Erenlai - Shufan Yang (楊舒帆)
Shufan Yang (楊舒帆)

Shufan Yang (楊舒帆)

BA of Anthropology, NTU
Graduated from the institute of linguistics in Fu Jen University
Part-time Chinese language teacher at Chinese Language Department of NTU
Ex-Guitarist of an electro-punk-girl band Go Chic 

Wednesday, 22 February 2012 17:22

Love, Marriage, Happiness?

Yang Shufan, a single Chinese teacher from Taipei on the threshold of her thirties, discusses her attitude towards marriage, children and her career at this key juncture of her life.


Tuesday, 26 August 2008 21:35

A Letter on Atelier 3

Dear Cerise,

You asked me about my short apprenticeship in Atelier 3 of Architect Hsieh Ying-jun (謝英俊). What can I say to you as I have only gotten to practice the labor part in architecture which has little to express in language?

As a part-time Chinese language teacher, I should have nothing to do with architecture, yet I have an interest of building houses through my various reading. As a philosopher doing logical research, Wittgenstein had designed and built a house for his sister in Vienna, so why can’t a linguistic student become an apprentice in an architecture company? So I searched on the internet and got in touch with Atelier 3 of Mr. Hsieh.

Mr. Hsieh has great ideas about sustainable architecture. The most famous example was the reconstruction of Thao community after the 921 earthquake. In the Thao’s case they used low processed, low cost natural materials, and Hsieh has adopted simplified construction methods, so that non-professional workers can engage in reconstruction work. Through the process of building a house together, the identity of a community becomes much more concentrated. Thus Hsieh’s architecture can attain a balance not only between the ecological and economical aspects but also the social and cultural aspects.

Though viewed from a more empirical scale, the Thao community is still in the context of modern state political governing and also dominated by capitalistic economy as anywhere else in Taiwan or in the whole modern world we live in. The fact now is that after a few years cheering for the successful reconstruction, few designers remain living in the Atelier in Nantou due to different construction projects scattered all around Taiwan. The Atelier, as an open architecture, is flexibly designed to be adjusted by the owners who live in it. When an open architecture has few people living in it, it can be quite lonesome. In fact the people who really live and work in it are the construction workers. I was kindly treated by A-guei, who is the manager of the construction work group, also a Thao person, and who is very likely to be elected as the headman of Thao’s ethnic group committee. A-guei and his work group are an essential part in the Dawen(1) construction company led by Hsieh’s elder brother. They conduct the greater part of real construction work of most houses built by Hsieh’s Atelier. They have just established a cooperative this year (2008), so that they may receive other building cases on their own in the future, though it doesn’t seem so easy to run a business on their own at the beginning.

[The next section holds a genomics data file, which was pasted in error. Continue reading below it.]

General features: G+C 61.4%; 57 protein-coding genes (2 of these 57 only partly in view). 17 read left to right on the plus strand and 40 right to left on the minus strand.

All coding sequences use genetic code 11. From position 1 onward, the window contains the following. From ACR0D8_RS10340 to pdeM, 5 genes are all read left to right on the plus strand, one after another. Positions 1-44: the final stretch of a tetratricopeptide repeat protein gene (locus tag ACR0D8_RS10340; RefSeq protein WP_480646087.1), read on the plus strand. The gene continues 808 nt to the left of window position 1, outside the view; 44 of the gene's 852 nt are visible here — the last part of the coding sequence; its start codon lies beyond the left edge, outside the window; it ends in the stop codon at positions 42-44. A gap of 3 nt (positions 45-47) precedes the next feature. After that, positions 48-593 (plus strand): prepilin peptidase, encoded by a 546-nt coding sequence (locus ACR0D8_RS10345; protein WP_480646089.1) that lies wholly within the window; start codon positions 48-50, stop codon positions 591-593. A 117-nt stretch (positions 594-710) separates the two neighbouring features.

In reality, to what extent can we say that architecture helps to maintain the social connection, or shape the social relation, or to what extent the community can preserve their tradition, or to what extent they can be a self-sufficient unit, remains a question to be argued. We need more people to be aware of the fact of how hard the aborigine culture is striving to maintain itself in this global modernization context. The question is huge. Yet the solution is so simple that you can do it in your daily life, just by adjusting a little in attitude. You may shed some concern to aborigine groups by attending their annual festivals, not in a touristic way, but by trying to make friends with the local people.

The two construction projects I participated in were two private houses located in Fulong, Taipei County and Yuchi, Nantou County. These two houses, though not as big as in the Thao community, still maintain the same manufacturing methods practiced by Hsieh with the simple light-steel structure, and wooden façade. The one in Nantou even has a solar-electricity board, providing household hot water on sunny days, and also there’s an ecological pool that can purify the waste water before it goes into the mountain stream.

Enjoy reading and live a cheerful life.

Best,

Shufan

(1)‘Dawen’ means ‘home’ in Thao language.

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